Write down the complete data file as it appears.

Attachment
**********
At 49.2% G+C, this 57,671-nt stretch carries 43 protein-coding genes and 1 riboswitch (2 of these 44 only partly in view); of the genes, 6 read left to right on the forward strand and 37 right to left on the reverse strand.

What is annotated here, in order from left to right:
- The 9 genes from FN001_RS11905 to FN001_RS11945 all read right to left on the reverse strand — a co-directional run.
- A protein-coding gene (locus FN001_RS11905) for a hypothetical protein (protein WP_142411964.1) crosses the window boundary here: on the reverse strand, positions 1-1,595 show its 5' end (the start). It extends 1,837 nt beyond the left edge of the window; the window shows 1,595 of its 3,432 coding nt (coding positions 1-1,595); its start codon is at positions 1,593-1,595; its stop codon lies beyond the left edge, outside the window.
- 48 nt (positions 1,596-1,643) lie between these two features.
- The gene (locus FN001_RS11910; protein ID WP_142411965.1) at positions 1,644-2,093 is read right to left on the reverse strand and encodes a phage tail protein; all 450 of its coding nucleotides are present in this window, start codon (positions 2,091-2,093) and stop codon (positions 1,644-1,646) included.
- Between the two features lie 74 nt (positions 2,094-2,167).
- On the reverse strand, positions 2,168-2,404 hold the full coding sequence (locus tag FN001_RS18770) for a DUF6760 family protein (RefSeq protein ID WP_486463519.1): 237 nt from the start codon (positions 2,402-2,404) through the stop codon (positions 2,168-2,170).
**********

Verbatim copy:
At 49.2% G+C, this 57,671-nt stretch carries 43 protein-coding genes and 1 riboswitch (2 of these 44 only partly in view); of the genes, 6 read left to right on the forward strand and 37 right to left on the reverse strand.

What is annotated here, in order from left to right:
- The 9 genes from FN001_RS11905 to FN001_RS11945 all read right to left on the reverse strand — a co-directional run.
- A protein-coding gene (locus FN001_RS11905) for a hypothetical protein (protein WP_142411964.1) crosses the window boundary here: on the reverse strand, positions 1-1,595 show its 5' end (the start). It extends 1,837 nt beyond the left edge of the window; the window shows 1,595 of its 3,432 coding nt (coding positions 1-1,595); its start codon is at positions 1,593-1,595; its stop codon lies beyond the left edge, outside the window.
- 48 nt (positions 1,596-1,643) lie between these two features.
- The gene (locus FN001_RS11910; protein ID WP_142411965.1) at positions 1,644-2,093 is read right to left on the reverse strand and encodes a phage tail protein; all 450 of its coding nucleotides are present in this window, start codon (positions 2,091-2,093) and stop codon (positions 1,644-1,646) included.
- Between the two features lie 74 nt (positions 2,094-2,167).
- On the reverse strand, positions 2,168-2,404 hold the full coding sequence (locus tag FN001_RS18770) for a DUF6760 family protein (RefSeq protein ID WP_486463519.1): 237 nt from the start codon (positions 2,402-2,404) through the stop codon (positions 2,168-2,170).